The new supercomputer will accelerate precision medicine and genomics solutions for a range of complex diseases.
Mount Sinai Health System has received a $2 million grant from the US Department of Health and Human Services to develop a precision medicine and genomics supercomputer.
The second “big omics data engine” (BODE 2) will enable Mount Sinai researchers to explore complex scientific questions more quickly and accelerate new solutions for a wide range of medical disorders.
“Supercomputers have become essential in biomedical scientific discovery, and Mount Sinai has been a leader on this front, making investments in computational and data science that are advancing our understanding of and ability to treat complex diseases,” said Dennis S. Charney, MD, Anne and Joel Ehrenkranz Dean, Icahn School of Medicine at Mount Sinai, and President for Academic Affairs, Mount Sinai Health System.
“With BODE 2, we are renewing our commitment to push the boundaries of scientific research, tackle questions that we did not previously have the computational power to take on, and achieve breakthroughs that transform clinical care worldwide.”
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The new supercomputer will launch at the end of the year, replacing BODE, a previous supercomputer used by 61 basic and translational researchers at Mount Sinai representing more than $100 million in NIH funding, in addition to their collaborators at 75 external institutions.
“BODE has proven to be a vital tool for groundbreaking research across a broad range of fields, but as Mount Sinai’s faculty continues to grow, there is concurrent growth in research initiatives, necessitating investment in a new supercomputer that has sufficient computational throughput and storage space to support this activity,” said Patricia Kovatch, Senior Associate Dean for Scientific Computing and Data Science at the Icahn School of Medicine at Mount Sinai, member of the Icahn Institute for Data Science and Genomic Technology, and Associate Professor of Genetics and Genomic Sciences, and Pharmacological Sciences.
With the BODE 2 supercomputer, researchers will have broad, integrated, user-friendly access to diverse data sources with secure information flow between research and point-of-care programs. BODE 2 is also expected to facilitate the application of bioinformatics research in healthcare and enable data-drive medicine.
“Based on our experiences with BODE, BODE 2 is designed to provide our researchers and clinicians, and their external partners in Mount Sinai-led national research projects, with the necessary infrastructure to achieve faster results for greater scientific throughput, increased fidelity in their simulations and analysis, and seamless migration of research applications to the software environment for enhanced scientific productivity,” Kovatch said.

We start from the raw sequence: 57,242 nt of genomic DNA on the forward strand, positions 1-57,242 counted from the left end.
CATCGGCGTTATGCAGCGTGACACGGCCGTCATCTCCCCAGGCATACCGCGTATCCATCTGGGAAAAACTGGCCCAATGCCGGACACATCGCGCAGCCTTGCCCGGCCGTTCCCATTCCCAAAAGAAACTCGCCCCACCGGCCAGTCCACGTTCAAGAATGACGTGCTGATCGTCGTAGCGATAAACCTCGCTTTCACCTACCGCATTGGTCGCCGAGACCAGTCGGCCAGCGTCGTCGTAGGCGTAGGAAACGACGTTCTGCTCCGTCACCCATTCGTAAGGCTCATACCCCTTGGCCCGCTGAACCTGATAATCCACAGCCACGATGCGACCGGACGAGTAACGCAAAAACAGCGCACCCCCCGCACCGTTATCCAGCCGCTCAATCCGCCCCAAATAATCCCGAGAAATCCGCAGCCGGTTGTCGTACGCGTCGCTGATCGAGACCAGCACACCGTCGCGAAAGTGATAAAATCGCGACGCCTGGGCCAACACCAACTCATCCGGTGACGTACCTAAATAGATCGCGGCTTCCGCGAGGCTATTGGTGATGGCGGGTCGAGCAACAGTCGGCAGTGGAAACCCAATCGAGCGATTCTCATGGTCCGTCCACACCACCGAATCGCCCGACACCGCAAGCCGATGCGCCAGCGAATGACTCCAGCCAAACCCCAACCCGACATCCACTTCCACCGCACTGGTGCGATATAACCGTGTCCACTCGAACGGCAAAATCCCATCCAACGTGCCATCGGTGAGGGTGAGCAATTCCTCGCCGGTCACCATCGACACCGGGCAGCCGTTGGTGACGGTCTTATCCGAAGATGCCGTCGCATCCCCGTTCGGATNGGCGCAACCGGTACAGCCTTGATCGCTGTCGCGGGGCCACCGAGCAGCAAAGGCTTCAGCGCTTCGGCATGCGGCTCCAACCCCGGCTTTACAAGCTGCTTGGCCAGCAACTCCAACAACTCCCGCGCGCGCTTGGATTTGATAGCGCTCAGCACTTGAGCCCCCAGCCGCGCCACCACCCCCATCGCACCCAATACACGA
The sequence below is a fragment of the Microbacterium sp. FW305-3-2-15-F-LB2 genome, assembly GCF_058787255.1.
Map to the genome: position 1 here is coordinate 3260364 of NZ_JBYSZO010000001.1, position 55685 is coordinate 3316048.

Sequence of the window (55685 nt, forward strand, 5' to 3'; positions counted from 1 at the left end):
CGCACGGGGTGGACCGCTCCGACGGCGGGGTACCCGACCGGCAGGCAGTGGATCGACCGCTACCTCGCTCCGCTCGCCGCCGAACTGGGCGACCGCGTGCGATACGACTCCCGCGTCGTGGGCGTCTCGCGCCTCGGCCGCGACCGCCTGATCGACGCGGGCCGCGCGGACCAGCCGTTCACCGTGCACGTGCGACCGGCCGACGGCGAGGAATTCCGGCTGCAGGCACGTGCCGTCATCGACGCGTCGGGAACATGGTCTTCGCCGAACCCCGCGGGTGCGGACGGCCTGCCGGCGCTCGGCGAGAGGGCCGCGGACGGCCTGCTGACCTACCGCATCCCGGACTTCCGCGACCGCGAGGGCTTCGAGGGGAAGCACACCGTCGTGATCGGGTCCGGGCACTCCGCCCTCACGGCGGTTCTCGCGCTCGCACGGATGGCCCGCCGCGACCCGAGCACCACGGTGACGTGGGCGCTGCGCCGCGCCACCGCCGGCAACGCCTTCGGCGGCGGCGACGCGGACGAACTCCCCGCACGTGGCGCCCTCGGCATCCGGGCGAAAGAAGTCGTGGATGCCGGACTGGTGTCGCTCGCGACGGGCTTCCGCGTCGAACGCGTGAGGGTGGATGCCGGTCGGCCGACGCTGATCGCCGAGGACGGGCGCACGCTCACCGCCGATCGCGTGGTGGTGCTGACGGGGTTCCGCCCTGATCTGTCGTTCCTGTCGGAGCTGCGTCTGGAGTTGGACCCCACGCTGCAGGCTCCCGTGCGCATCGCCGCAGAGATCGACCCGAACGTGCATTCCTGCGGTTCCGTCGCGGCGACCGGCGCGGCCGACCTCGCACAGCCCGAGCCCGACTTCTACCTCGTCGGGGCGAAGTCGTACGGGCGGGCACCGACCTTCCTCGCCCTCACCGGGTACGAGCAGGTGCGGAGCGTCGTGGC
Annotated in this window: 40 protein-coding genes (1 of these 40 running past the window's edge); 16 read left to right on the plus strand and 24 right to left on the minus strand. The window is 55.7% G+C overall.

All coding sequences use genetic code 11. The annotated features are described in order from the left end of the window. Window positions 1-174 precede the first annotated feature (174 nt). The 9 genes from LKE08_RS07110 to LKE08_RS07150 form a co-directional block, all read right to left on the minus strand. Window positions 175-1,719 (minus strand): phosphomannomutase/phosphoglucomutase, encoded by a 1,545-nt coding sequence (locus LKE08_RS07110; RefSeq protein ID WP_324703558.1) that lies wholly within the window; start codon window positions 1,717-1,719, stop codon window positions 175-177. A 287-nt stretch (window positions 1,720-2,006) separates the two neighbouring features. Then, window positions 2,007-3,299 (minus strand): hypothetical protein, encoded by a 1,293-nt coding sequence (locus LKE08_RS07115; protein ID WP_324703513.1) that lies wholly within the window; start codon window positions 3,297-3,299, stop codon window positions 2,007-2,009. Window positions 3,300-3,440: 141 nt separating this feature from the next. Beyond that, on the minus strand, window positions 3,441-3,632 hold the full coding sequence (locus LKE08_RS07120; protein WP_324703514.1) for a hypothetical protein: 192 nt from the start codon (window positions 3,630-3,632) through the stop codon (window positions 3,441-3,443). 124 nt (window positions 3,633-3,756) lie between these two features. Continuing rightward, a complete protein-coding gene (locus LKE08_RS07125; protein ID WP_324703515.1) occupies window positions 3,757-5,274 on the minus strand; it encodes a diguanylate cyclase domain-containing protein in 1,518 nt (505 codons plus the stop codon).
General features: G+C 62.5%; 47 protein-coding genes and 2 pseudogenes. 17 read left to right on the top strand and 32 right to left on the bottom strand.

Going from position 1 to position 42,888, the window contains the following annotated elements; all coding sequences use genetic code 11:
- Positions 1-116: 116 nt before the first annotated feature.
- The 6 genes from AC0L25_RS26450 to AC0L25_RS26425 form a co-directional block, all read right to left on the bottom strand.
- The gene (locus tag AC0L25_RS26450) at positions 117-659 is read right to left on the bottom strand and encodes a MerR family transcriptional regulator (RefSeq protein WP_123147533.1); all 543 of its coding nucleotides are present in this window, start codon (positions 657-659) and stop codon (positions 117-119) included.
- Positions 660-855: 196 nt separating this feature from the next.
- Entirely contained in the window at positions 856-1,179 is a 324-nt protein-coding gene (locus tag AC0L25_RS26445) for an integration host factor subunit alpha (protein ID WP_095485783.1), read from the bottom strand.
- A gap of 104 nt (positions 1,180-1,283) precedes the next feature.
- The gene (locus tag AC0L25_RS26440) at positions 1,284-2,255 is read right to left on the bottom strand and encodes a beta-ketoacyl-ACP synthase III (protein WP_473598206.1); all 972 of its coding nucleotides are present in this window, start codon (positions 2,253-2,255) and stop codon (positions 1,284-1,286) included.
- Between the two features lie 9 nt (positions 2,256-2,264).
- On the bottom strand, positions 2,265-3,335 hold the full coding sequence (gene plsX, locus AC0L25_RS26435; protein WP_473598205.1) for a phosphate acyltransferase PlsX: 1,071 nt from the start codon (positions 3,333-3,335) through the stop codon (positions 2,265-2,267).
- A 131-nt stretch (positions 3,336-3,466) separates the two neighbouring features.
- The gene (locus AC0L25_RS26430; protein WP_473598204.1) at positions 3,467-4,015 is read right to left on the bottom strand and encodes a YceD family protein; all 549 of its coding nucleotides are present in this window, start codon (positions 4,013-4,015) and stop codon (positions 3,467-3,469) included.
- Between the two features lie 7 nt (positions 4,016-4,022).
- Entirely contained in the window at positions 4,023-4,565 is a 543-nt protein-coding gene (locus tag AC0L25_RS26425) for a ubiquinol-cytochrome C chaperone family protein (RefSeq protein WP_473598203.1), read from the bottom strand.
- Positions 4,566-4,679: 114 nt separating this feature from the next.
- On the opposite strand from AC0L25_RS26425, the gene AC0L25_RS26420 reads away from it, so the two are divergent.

“Computing capability of this size and speed is not available widely, and Mount Sinai’s investment in building this infrastructure will translate into more robust genetics and population analysis, gene expression, machine learning, and structural and chemical biology investigations, and result in new insights and advances in a wide range of diseases including Alzheimer’s, autism, influenza, prostate cancer, schizophrenia, and substance use disorders.”
BODE 2 will facilitate several research projects at Mount Sinai, including a study that will enhance current treatments and explore new therapies for Alzheimer’s disease.
The supercomputer will provide the necessary storage for whole-genome sequencing datasets from more than 10,000 study subjects, as well as the processing power to analyze the data with machine learning techniques.
BODE 2 will also facilitate research on the underlying causes of heart, lung, blood, and sleep disorders. The supercomputer will provide the storage necessary for the whole-genome sequencing data, other omics, and molecular, behavioral, imaging, environmental, and clinical data for the project.
“This new supercomputer will enable us to mine deep databases of genomic and clinical information using machine-learning approaches to propel the personalized medicine of today into better medicine tomorrow,” said Eimear Kenny, PhD, Associate Professor of Medicine (General Internal Medicine), and Genetics and Genomic Sciences, at the Icahn School of Medicine at Mount Sinai, Director of the Center for Genomic Health, and a Principal Investigator of the TOPMed Program.
“The technology will help fuel innovative research programs to further our understanding of disease progression and management.”
Source: Health IT Analytics